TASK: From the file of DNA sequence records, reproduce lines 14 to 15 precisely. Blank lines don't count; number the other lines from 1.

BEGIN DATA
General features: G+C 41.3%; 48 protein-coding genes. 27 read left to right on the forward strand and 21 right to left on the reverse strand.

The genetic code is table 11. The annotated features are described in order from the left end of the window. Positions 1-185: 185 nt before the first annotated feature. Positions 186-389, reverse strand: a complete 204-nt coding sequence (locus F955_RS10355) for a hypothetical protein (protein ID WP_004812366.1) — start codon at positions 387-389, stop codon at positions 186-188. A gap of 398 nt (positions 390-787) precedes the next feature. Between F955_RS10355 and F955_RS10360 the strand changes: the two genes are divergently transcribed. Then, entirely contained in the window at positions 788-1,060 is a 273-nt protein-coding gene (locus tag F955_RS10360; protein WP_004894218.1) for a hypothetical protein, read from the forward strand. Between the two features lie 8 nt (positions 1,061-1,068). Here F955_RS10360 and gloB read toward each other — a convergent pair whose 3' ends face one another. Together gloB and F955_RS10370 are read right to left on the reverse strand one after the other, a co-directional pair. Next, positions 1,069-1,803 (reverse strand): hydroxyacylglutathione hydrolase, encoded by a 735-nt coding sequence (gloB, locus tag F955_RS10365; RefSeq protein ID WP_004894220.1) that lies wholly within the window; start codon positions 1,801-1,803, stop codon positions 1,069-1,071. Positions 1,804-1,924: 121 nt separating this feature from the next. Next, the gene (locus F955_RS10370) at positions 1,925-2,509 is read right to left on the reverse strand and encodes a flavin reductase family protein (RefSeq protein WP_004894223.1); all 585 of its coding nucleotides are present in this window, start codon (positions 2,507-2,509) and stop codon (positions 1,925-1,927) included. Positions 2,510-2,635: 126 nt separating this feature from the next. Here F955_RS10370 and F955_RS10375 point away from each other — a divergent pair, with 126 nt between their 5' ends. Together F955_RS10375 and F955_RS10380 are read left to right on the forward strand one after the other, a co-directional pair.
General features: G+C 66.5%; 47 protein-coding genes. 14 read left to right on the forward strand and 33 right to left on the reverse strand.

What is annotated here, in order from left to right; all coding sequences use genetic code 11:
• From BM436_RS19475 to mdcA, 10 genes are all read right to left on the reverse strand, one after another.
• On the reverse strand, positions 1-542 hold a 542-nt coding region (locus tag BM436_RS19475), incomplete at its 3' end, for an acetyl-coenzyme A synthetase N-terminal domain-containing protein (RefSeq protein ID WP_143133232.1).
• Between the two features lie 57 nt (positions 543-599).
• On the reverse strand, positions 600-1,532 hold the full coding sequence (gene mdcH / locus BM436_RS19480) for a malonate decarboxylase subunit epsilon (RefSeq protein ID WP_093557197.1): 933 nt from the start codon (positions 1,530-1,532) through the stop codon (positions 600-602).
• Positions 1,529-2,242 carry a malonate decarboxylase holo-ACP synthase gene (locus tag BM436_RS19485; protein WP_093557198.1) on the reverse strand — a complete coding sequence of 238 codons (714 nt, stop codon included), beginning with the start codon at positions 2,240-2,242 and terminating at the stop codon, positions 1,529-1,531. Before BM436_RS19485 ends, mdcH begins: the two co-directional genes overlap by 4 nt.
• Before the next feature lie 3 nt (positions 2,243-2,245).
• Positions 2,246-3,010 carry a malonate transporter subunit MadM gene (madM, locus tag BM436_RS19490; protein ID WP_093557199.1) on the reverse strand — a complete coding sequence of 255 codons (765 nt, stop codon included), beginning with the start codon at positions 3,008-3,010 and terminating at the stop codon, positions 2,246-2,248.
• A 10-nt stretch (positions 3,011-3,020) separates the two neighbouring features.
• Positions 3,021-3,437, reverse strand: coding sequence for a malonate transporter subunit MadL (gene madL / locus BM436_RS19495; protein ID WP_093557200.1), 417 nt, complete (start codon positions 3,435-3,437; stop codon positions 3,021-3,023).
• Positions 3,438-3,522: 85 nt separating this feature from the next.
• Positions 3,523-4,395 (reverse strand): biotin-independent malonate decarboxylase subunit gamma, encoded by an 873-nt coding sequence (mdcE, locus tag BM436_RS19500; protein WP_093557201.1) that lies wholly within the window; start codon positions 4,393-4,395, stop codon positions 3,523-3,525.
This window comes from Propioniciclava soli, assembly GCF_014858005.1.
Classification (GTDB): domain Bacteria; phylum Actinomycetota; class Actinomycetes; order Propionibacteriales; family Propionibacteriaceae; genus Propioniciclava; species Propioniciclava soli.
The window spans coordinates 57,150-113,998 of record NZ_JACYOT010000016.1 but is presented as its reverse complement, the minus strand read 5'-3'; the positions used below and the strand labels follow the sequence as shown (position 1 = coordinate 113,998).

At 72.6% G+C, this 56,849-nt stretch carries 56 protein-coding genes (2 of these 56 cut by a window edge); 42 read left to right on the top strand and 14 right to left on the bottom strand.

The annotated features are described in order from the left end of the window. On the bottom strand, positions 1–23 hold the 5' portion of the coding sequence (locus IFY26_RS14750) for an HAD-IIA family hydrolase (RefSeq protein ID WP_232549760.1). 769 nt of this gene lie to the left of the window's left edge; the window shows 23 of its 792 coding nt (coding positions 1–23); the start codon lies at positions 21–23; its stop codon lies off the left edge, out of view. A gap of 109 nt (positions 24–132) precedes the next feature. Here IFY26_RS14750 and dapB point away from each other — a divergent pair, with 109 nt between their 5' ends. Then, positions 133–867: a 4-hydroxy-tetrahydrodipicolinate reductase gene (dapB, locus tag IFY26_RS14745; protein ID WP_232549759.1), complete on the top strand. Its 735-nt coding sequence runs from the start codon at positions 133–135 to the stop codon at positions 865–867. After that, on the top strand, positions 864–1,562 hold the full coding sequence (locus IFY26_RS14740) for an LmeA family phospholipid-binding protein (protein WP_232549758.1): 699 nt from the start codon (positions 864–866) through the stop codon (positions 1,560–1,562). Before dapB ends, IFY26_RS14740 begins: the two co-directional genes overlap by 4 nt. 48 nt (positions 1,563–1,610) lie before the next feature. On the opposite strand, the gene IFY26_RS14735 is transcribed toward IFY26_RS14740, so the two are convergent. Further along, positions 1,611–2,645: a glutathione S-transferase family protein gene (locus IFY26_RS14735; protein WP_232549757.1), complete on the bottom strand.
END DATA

• Positions 3,438-3,522: 85 nt separating this feature from the next.
• Positions 3,523-4,395 (reverse strand): biotin-independent malonate decarboxylase subunit gamma, encoded by an 873-nt coding sequence (mdcE, locus tag BM436_RS19500; protein WP_093557201.1) that lies wholly within the window; start codon positions 4,393-4,395, stop codon positions 3,523-3,525.